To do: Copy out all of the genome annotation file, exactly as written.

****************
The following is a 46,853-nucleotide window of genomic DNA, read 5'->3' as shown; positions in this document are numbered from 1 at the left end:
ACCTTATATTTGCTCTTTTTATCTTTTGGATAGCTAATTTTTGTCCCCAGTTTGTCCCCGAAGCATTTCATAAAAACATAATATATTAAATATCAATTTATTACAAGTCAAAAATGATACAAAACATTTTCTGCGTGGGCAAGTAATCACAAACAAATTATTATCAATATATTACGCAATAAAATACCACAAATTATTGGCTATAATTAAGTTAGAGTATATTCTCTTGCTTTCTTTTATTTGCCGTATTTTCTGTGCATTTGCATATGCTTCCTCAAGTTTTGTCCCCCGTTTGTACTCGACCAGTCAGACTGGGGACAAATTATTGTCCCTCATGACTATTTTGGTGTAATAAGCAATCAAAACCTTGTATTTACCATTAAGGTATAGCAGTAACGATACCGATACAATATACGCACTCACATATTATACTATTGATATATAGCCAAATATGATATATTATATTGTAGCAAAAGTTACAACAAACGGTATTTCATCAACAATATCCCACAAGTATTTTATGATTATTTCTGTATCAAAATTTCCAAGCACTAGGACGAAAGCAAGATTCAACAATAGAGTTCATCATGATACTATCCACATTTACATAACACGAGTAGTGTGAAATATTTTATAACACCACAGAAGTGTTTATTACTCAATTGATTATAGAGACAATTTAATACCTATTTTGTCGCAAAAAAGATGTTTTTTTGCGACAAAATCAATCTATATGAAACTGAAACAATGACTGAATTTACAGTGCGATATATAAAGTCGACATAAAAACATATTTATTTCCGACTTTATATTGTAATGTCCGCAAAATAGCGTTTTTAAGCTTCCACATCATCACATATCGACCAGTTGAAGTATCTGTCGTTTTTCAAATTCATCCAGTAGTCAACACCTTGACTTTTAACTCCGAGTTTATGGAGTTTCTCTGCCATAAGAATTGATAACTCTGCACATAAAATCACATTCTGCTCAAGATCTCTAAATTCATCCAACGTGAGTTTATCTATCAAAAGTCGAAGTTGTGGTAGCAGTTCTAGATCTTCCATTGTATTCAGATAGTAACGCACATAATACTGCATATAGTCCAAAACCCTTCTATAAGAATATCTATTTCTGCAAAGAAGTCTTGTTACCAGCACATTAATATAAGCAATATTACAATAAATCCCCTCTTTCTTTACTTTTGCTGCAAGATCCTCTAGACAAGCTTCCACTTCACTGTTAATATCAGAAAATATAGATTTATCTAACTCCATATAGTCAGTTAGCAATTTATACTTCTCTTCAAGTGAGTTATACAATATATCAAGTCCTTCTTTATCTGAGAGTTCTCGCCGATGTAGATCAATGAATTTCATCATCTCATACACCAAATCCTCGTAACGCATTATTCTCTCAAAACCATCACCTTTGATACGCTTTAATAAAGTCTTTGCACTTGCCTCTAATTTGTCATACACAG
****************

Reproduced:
The following is a 46,853-nucleotide window of genomic DNA, read 5'->3' as shown; positions in this document are numbered from 1 at the left end:
ACCTTATATTTGCTCTTTTTATCTTTTGGATAGCTAATTTTTGTCCCCAGTTTGTCCCCGAAGCATTTCATAAAAACATAATATATTAAATATCAATTTATTACAAGTCAAAAATGATACAAAACATTTTCTGCGTGGGCAAGTAATCACAAACAAATTATTATCAATATATTACGCAATAAAATACCACAAATTATTGGCTATAATTAAGTTAGAGTATATTCTCTTGCTTTCTTTTATTTGCCGTATTTTCTGTGCATTTGCATATGCTTCCTCAAGTTTTGTCCCCCGTTTGTACTCGACCAGTCAGACTGGGGACAAATTATTGTCCCTCATGACTATTTTGGTGTAATAAGCAATCAAAACCTTGTATTTACCATTAAGGTATAGCAGTAACGATACCGATACAATATACGCACTCACATATTATACTATTGATATATAGCCAAATATGATATATTATATTGTAGCAAAAGTTACAACAAACGGTATTTCATCAACAATATCCCACAAGTATTTTATGATTATTTCTGTATCAAAATTTCCAAGCACTAGGACGAAAGCAAGATTCAACAATAGAGTTCATCATGATACTATCCACATTTACATAACACGAGTAGTGTGAAATATTTTATAACACCACAGAAGTGTTTATTACTCAATTGATTATAGAGACAATTTAATACCTATTTTGTCGCAAAAAAGATGTTTTTTTGCGACAAAATCAATCTATATGAAACTGAAACAATGACTGAATTTACAGTGCGATATATAAAGTCGACATAAAAACATATTTATTTCCGACTTTATATTGTAATGTCCGCAAAATAGCGTTTTTAAGCTTCCACATCATCACATATCGACCAGTTGAAGTATCTGTCGTTTTTCAAATTCATCCAGTAGTCAACACCTTGACTTTTAACTCCGAGTTTATGGAGTTTCTCTGCCATAAGAATTGATAACTCTGCACATAAAATCACATTCTGCTCAAGATCTCTAAATTCATCCAACGTGAGTTTATCTATCAAAAGTCGAAGTTGTGGTAGCAGTTCTAGATCTTCCATTGTATTCAGATAGTAACGCACATAATACTGCATATAGTCCAAAACCCTTCTATAAGAATATCTATTTCTGCAAAGAAGTCTTGTTACCAGCACATTAATATAAGCAATATTACAATAAATCCCCTCTTTCTTTACTTTTGCTGCAAGATCCTCTAGACAAGCTTCCACTTCACTGTTAATATCAGAAAATATAGATTTATCTAACTCCATATAGTCAGTTAGCAATTTATACTTCTCTTCAAGTGAGTTATACAATATATCAAGTCCTTCTTTATCTGAGAGTTCTCGCCGATGTAGATCAATGAATTTCATCATCTCATACACCAAATCCTCGTAACGCATTATTCTCTCAAAACCATCACCTTTGATACGCTTTAATAAAGTCTTTGCACTTGCCTCTAATTTGTCATACACAG